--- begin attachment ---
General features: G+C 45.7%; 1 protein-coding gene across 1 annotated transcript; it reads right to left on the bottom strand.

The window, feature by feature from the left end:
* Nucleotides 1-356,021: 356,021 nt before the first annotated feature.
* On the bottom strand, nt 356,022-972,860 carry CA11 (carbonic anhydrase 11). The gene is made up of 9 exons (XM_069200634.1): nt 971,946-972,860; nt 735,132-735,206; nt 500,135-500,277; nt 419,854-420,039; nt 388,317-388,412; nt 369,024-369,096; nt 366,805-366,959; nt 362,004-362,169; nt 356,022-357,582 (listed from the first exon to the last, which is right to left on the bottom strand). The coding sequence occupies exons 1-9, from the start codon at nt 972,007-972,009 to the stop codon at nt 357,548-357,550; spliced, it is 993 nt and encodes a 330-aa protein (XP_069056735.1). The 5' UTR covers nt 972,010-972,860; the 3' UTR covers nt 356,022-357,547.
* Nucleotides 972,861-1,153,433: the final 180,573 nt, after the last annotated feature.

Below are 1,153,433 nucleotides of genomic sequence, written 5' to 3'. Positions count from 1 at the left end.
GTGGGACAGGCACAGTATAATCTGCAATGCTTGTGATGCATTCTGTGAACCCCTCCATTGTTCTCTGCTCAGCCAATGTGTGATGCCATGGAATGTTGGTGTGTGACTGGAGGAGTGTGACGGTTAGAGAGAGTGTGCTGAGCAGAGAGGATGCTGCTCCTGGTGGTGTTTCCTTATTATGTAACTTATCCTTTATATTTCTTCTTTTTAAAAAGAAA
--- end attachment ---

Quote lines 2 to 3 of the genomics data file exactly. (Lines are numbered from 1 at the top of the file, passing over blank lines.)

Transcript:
The window, feature by feature from the left end:
* Nucleotides 1-356,021: 356,021 nt before the first annotated feature.